How to Better Serve Special Education Students with Less Money

FOR IMMEDIATE RELEASE: June 14, 2011

In today's tight economic climate, school system administrators have found themselves perplexed by the unique financial challenges of special education, a field hamstrung by federal statutes, court rulings, and fraught politics that have left many districts disinclined to seek out more effective and efficient practices.

In his newly published Something Has Got to Change: Rethinking Special Education (a practical primer published by AEI's Future of American Education Project), Nathan Levenson, a former superintendent of public schools in Arlington, Massachusetts, offers practical solutions to tame out-of-control special education spending while serving special-needs students better.

Because of the excess of special education litigation done today, school districts are cautious in even considering costs when designing student special education plans. As a result, there has been a steady increase in special education spending along with remarkably little attention paid to effectiveness or efficiency. In this new paper, Levenson demonstrates that districts can improve in four key areas with:

  • better integration of special education with general education classrooms;
  • smarter deployment of support staff;
  • more sophisticated metrics to gauge effectiveness; and
  • more strategic management structures.

"Given the high stakes of doing better on this score, I am pleased that AEI's Future of American Education Project is able to offer the Levenson study," said AEI director of education policy studies Frederick M. Hess. "Levenson, the managing director of the District Management Council and a seasoned special education expert, draws on his years of experience as a superintendent and special education consultant to offer field-tested practices for shrinking out-of-control special education spending while improving student services."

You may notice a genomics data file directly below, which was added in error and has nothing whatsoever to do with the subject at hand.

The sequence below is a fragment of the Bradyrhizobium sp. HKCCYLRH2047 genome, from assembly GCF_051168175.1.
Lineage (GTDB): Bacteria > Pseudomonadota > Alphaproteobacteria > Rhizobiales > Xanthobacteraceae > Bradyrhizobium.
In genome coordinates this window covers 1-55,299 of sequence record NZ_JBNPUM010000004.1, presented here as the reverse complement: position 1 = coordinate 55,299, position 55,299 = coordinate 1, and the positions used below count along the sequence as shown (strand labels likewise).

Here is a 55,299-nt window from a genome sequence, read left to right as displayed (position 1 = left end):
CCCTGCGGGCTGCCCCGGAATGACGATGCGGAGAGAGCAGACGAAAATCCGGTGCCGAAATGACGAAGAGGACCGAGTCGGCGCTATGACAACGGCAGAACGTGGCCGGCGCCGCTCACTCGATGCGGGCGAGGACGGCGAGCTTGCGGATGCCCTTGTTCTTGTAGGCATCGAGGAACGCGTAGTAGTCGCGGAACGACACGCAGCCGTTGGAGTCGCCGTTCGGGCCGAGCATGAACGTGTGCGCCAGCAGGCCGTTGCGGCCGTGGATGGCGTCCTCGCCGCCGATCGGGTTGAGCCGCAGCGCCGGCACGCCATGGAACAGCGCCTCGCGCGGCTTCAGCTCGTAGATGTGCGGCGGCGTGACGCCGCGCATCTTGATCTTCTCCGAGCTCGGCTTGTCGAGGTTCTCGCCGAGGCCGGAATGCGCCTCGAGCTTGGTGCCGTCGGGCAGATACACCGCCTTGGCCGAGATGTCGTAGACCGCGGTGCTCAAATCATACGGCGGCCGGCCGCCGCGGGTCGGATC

Nathan Levenson, who can be reached at nlevenson@dmcouncil.org, will be explaining his findings during a conference call on Tuesday, June 14, 2011, from 10:30 to 11:00 a.m. EST. To join the call, please contact Jesse Blumenthal at jesse.blumenthal@aei.org or 202.862.4871. For more information on AEI's Future of American Education Project, please visit www.aei.org/futureofeducation or contact Jenna Schuette at jenna.schuette@aei.org.

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